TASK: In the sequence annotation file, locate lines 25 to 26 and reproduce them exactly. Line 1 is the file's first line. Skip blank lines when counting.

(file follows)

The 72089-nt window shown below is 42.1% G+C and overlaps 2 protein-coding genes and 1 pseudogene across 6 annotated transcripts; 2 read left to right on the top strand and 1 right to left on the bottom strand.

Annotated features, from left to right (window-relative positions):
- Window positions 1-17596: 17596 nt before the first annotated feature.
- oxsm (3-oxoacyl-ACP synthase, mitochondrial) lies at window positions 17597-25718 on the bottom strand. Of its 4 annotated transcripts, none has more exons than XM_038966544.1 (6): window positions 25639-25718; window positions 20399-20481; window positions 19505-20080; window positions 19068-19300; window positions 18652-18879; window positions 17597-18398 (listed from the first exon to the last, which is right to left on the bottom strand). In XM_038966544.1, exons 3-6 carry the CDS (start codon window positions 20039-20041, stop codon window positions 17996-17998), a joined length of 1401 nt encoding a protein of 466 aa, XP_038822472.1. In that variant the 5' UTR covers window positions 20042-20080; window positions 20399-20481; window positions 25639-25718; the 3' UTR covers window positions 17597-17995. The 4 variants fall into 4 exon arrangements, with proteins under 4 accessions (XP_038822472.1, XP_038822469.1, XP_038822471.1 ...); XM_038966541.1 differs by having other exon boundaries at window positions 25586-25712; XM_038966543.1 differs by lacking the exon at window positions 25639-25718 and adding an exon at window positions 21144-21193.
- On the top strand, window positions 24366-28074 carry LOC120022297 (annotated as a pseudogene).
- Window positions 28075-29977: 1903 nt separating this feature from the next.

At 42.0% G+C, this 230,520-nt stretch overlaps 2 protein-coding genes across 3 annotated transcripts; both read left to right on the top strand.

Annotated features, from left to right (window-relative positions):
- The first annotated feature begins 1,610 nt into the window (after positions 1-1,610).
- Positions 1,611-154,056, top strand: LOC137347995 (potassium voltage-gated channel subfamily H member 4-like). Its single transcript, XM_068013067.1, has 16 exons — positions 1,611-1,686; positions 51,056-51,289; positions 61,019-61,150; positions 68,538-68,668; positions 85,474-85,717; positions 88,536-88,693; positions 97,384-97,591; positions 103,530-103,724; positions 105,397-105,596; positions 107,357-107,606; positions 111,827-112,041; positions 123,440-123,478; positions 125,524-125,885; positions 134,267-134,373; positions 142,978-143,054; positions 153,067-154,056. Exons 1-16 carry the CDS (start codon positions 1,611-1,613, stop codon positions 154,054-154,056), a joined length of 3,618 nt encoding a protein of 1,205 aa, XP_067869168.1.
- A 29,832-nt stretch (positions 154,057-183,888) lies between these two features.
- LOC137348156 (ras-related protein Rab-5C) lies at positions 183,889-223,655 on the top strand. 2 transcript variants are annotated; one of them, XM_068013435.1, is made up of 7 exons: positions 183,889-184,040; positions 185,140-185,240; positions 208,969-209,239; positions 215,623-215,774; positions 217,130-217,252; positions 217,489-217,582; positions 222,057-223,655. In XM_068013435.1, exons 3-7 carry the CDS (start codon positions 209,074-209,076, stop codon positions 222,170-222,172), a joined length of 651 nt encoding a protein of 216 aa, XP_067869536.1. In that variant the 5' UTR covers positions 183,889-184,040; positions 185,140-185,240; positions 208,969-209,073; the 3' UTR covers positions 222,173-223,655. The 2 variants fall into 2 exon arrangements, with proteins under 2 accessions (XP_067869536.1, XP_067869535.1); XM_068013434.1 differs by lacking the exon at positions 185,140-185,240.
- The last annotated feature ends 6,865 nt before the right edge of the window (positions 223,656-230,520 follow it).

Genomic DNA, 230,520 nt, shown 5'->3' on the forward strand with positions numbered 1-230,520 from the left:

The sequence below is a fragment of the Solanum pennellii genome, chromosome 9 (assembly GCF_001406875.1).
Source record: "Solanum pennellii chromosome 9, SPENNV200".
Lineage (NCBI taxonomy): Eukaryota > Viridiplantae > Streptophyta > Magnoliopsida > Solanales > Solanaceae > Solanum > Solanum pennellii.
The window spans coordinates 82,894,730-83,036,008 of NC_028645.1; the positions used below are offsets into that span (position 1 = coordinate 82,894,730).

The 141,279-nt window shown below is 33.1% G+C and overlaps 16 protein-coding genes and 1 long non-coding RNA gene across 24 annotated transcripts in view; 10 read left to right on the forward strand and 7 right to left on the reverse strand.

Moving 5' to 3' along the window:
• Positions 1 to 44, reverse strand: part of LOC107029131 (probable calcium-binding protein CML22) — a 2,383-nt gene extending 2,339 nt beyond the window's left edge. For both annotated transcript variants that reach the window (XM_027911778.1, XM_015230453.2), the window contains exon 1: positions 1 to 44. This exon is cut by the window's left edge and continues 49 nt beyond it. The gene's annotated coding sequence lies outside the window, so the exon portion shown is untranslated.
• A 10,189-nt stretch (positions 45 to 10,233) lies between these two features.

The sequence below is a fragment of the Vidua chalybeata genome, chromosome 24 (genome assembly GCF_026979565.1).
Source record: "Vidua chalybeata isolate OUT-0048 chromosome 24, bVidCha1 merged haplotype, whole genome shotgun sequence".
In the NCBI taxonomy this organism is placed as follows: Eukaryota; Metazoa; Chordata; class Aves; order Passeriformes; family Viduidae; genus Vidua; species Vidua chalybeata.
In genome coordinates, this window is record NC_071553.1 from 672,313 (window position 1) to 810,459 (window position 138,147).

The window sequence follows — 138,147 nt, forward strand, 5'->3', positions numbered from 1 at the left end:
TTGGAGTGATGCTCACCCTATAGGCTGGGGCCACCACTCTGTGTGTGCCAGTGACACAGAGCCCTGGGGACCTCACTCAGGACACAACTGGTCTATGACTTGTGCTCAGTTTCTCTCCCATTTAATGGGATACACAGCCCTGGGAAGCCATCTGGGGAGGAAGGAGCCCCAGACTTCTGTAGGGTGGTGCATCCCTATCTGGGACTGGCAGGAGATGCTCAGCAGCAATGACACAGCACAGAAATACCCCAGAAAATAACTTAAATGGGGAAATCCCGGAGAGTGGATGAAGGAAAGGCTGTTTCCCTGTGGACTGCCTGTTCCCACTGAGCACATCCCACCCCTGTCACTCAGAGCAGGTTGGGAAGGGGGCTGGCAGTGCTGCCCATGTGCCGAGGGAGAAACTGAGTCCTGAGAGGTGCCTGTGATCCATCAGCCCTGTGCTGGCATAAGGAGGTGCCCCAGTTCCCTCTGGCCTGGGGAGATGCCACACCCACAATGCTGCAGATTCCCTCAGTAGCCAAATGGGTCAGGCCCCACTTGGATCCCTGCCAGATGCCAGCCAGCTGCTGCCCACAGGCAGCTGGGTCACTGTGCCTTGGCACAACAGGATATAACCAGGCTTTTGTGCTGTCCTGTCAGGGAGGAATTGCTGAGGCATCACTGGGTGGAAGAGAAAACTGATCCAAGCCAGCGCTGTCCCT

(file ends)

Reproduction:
In the NCBI taxonomy this organism is placed as follows: Eukaryota; Metazoa; Chordata; class Aves; order Passeriformes; family Viduidae; genus Vidua; species Vidua chalybeata.
In genome coordinates, this window is record NC_071553.1 from 672,313 (window position 1) to 810,459 (window position 138,147).